The Smoking Process
Cold smoked meats
Cold smoking is a process which can take up to three months. This slow smoking process requires skill akin to wine or cheese making to guarantee a high quality and consistent product.
The process begins with curing the meat in a unique blend of herbs and salts for each product. For prosciutto and bresaola, the meats are pressed for some considerable time prior to smoking to remove excess moisture.
After curing, the items are placed in the smokehouse for up to three days, with no heat, before being vacuum packed for freshness.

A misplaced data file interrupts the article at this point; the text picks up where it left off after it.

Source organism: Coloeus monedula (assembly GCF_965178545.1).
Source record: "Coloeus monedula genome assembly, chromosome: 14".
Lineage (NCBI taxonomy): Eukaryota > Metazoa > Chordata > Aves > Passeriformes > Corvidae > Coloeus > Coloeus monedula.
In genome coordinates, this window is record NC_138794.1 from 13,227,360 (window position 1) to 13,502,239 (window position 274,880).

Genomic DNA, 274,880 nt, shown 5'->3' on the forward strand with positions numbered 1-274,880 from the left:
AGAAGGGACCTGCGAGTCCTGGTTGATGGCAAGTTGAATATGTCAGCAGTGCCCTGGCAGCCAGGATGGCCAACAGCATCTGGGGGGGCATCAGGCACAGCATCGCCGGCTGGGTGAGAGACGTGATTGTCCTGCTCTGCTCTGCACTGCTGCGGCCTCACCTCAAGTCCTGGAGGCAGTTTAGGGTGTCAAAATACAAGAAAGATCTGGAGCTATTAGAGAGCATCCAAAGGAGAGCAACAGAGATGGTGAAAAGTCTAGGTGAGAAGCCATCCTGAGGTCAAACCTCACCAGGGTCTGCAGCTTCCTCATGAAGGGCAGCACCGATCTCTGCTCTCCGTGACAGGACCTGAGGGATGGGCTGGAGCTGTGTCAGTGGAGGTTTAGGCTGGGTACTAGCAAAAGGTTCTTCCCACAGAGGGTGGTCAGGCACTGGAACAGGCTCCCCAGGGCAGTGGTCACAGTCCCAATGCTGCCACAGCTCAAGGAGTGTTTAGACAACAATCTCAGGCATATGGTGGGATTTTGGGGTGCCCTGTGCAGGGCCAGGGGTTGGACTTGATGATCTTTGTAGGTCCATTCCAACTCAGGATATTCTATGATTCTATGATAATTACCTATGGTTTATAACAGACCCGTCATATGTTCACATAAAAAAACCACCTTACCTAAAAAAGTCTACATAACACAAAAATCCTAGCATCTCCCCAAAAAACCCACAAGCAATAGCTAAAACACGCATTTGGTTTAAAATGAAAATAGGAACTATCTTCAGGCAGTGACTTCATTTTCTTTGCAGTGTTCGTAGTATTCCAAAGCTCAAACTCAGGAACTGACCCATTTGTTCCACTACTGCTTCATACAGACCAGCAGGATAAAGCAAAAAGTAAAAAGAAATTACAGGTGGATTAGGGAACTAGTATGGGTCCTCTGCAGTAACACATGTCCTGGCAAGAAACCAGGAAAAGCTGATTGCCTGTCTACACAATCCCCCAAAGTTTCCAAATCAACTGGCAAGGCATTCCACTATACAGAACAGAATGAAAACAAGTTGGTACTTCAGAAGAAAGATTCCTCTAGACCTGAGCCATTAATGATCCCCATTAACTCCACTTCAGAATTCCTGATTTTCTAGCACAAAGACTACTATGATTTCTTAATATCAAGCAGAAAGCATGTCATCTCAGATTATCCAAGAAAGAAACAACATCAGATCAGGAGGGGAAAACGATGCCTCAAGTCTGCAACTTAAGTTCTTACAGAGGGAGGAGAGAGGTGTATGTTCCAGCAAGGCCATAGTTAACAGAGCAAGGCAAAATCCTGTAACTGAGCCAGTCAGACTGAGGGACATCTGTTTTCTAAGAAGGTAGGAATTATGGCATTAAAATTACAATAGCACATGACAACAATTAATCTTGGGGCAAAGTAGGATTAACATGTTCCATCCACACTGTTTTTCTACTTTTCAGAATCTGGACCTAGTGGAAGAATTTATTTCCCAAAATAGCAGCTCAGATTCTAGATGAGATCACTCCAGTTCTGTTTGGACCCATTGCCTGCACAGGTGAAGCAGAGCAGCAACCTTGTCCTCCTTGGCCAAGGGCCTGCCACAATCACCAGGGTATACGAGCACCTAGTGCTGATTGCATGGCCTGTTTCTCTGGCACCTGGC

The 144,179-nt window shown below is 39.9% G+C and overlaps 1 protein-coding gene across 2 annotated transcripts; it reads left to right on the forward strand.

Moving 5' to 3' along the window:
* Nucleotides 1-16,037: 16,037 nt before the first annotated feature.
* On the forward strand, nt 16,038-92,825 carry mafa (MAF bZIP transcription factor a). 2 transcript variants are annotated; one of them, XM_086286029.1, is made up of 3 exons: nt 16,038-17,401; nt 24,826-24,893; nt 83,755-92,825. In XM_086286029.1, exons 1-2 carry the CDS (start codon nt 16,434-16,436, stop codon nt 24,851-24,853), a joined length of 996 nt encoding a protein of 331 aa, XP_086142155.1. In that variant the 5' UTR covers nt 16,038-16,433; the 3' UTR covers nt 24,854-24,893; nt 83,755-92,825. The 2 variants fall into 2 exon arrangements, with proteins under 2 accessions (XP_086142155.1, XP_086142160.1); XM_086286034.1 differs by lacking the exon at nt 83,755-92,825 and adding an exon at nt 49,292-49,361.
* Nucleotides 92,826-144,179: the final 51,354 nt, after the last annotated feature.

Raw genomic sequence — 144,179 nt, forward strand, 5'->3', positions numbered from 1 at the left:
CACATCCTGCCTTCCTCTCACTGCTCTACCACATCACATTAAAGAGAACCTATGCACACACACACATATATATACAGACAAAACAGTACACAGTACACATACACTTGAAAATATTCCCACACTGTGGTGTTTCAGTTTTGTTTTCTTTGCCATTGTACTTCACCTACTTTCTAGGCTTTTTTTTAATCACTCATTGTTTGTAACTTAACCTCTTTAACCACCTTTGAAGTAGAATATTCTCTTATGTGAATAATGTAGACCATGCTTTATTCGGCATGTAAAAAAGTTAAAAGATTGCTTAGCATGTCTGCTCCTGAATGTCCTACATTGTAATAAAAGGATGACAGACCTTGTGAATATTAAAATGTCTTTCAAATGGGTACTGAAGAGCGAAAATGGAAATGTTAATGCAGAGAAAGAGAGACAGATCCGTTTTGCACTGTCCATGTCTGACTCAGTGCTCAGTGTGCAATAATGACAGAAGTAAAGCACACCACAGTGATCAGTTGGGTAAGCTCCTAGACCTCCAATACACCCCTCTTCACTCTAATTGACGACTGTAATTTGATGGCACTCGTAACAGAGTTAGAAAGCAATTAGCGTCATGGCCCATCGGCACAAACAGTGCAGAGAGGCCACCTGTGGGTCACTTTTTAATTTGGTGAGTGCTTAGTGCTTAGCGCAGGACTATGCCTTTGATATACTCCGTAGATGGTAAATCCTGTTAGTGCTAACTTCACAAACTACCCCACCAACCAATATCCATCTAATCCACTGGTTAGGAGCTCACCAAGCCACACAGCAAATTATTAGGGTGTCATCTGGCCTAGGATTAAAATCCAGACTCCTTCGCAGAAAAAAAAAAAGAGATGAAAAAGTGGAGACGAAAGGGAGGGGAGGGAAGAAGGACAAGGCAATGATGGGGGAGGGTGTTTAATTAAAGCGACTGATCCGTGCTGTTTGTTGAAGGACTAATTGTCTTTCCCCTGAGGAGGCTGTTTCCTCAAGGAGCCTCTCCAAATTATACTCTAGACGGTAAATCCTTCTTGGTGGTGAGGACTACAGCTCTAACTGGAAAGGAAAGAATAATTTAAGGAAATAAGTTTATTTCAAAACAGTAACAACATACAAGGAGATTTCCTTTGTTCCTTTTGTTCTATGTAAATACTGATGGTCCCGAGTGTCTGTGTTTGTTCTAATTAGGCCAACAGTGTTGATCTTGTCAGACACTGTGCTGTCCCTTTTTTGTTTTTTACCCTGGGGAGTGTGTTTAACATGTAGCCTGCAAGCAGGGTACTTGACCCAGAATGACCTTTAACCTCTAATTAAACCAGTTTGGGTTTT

Cold smoked meats are usually served cold, in an antipasto. However, some items ‘fry off’ well—for example lamb prosciutto is a good substitute for bacon.
Hot smoked meats
The hot smoking process is much faster than cold smoking and takes only three to five days to complete. The products are cured for between 12 and 36 hours in a brine of salts, sugar, water and other spices, depending on the product. Once cured, the products are hot smoked using beech wood and vacuum packed to seal in the freshness. Hot smoked meats have a shelf-life of six to eight weeks.